The story was stemmed from a prototype of chair created by Shigeki Miyamoto, the first furniture modeler in Japan, by a traditional wooden framework called tsugite 25 years ago. The tsugite, which is used as the name of the chair, is a method to joint pieces of lumber without nails, but with their edges cut artistically. This technique was and is used to build temples, shrines and houses in Japan. There are over 150 different types of the method.
While rationalism as an aesthetics is the mainstream today, “Tsugite proves the beauty and joy in manufacturing through the craftsmen’s irrationality to choose a challenging way and face the complicated methods” says Miyamoto. As tsugite’s structure is invisible from without, veiling efforts and skills is the spirit called iki running through Japanese people and culture since the ancient times.
The designer Kyo Yasuda, who was inspired by the prototype of chair, used Japanese ash and acryl of high transparency to make the chair look floating, and produced the design which daringly unveiled the secret of the Japanese aesthetics. Furthermore, the harmonious work of Miyamoto and the acryl factory enabled the 2 different materials to be interlocked at the most delicate level, and accomplished to bring out the unprecedented beauty of tsugite. The chair will keep telling the beauty and technique beyond the times.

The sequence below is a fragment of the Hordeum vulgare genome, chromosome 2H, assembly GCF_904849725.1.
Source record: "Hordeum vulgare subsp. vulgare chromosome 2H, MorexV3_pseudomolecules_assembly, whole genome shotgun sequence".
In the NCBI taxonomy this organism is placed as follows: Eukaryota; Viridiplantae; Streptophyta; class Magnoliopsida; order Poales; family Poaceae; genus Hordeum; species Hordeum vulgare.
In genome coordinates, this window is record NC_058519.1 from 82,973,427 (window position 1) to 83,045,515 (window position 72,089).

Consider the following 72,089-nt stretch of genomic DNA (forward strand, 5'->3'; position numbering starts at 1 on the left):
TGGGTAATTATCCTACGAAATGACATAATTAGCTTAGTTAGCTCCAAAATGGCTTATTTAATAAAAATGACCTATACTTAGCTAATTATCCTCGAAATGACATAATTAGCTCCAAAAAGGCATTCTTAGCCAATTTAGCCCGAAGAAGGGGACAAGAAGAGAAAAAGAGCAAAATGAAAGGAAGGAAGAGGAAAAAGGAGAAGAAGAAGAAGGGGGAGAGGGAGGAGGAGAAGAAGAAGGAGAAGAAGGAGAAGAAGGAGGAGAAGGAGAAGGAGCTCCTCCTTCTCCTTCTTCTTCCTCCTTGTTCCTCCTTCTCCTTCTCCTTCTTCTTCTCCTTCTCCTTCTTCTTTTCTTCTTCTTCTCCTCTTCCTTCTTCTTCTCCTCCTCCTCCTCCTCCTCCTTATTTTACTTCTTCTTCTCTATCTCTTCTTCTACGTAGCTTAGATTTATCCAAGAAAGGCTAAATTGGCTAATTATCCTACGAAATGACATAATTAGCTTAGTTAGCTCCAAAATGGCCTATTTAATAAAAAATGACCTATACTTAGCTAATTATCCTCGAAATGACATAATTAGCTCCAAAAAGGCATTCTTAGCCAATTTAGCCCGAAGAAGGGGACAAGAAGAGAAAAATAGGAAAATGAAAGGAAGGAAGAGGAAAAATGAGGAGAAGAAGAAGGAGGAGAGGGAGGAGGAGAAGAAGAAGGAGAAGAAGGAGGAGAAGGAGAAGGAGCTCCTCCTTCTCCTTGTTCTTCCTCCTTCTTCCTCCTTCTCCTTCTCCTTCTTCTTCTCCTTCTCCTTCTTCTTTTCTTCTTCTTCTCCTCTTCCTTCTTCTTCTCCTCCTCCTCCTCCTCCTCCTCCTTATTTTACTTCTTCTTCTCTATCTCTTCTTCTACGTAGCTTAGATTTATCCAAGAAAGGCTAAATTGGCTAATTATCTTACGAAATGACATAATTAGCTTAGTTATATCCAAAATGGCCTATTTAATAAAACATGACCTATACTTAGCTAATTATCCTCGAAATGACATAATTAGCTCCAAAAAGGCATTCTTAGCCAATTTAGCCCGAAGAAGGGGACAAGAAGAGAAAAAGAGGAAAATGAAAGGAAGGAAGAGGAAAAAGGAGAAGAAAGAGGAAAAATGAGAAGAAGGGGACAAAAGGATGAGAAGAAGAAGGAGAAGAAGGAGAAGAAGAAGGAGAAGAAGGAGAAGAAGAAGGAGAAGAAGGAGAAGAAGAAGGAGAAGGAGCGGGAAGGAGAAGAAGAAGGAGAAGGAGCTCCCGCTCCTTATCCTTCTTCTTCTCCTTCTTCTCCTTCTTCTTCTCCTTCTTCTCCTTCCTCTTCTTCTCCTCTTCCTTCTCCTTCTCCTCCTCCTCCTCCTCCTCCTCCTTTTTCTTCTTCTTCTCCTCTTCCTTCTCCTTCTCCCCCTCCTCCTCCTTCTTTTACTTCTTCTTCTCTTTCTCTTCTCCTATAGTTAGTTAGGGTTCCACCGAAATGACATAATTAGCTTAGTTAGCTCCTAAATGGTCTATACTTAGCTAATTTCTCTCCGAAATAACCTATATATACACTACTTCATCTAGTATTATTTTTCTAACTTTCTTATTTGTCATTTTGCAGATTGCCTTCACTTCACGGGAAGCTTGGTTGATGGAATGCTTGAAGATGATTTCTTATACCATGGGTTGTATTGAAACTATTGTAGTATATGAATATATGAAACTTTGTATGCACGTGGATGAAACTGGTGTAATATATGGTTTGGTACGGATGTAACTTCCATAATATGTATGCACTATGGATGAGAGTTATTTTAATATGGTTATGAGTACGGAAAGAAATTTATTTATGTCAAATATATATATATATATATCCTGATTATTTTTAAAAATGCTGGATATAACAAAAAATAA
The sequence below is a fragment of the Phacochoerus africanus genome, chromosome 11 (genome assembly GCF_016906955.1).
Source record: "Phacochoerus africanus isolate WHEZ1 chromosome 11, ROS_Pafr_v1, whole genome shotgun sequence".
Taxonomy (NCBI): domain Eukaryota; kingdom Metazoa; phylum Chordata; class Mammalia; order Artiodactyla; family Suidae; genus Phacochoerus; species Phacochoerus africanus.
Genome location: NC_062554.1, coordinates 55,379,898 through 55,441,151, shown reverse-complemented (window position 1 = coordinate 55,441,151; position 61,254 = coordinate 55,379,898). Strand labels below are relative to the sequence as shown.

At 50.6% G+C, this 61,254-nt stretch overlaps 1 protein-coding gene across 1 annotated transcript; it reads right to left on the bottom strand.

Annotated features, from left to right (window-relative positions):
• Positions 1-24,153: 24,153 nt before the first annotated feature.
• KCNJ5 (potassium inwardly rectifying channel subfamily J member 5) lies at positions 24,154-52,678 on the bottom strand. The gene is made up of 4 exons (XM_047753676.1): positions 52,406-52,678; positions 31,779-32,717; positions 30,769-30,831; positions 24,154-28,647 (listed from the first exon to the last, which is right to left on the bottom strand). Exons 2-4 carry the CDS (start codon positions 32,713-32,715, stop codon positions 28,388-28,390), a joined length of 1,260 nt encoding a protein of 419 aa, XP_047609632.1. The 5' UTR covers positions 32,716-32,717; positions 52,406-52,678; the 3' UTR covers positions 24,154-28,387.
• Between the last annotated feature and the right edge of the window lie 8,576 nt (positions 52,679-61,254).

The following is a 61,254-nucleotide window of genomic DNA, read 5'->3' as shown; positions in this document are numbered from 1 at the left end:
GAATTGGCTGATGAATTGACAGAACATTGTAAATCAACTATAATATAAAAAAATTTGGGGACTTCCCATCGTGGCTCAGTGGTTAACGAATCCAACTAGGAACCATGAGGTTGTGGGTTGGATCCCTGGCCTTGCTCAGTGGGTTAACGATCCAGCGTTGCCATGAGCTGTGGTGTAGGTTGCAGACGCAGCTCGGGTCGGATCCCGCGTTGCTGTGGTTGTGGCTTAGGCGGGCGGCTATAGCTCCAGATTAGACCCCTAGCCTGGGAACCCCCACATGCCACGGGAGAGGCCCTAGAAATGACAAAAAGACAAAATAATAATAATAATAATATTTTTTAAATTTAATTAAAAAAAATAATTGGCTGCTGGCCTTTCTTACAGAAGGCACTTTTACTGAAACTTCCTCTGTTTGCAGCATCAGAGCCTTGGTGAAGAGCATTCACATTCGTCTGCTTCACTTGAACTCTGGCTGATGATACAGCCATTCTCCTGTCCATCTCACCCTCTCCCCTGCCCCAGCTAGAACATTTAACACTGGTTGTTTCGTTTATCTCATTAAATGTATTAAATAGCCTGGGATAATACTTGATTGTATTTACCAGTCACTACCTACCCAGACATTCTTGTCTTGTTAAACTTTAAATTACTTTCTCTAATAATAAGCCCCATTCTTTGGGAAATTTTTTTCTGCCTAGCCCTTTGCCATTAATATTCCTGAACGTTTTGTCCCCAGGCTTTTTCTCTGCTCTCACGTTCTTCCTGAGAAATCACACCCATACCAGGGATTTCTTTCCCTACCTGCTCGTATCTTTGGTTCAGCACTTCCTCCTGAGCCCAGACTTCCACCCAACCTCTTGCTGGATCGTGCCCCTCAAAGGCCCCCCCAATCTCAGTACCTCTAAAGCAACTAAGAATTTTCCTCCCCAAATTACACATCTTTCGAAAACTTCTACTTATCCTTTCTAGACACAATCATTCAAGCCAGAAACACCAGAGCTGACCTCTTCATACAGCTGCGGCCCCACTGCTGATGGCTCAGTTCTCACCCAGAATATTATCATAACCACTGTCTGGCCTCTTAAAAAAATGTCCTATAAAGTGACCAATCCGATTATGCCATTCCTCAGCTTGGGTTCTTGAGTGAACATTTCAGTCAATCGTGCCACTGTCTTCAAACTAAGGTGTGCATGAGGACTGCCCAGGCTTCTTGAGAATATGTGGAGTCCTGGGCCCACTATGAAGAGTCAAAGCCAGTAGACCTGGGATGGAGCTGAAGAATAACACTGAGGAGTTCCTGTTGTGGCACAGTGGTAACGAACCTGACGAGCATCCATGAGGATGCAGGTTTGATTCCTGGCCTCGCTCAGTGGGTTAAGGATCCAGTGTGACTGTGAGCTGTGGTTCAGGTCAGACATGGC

Gotanda Seisakusho Group CEO
Born in Tokyo in 1937. From Ito, Shizuoka Prefecture.
Gained apprenticeship in making lawn furniture to become an upholstery craftsman.
Established Gotanda Seisakusho in 1966. After studying technical training at the
he works on top brand furniture licenseproduction from the research and development stage.
As Japan’s first ever furniture modeler, he has put the ideas of many of the top designers and architects of his generation into shape.
He is involved in repair, production and other work which require solid skills and he has worked on chairs and state carriages with historical value, such as chairs belonging to Jiro Shirasu and those from the State Guest House at the Akasaka Palace.
Kyodesign Office Head Designer
Born in Tokyo in 1962.
Graduated from Tama Art University.
Works in space design, lighting, furniture product design, and design work in a wide range of areas such as for the art director.
Also serves as the creative director of the “tasca4D” brand.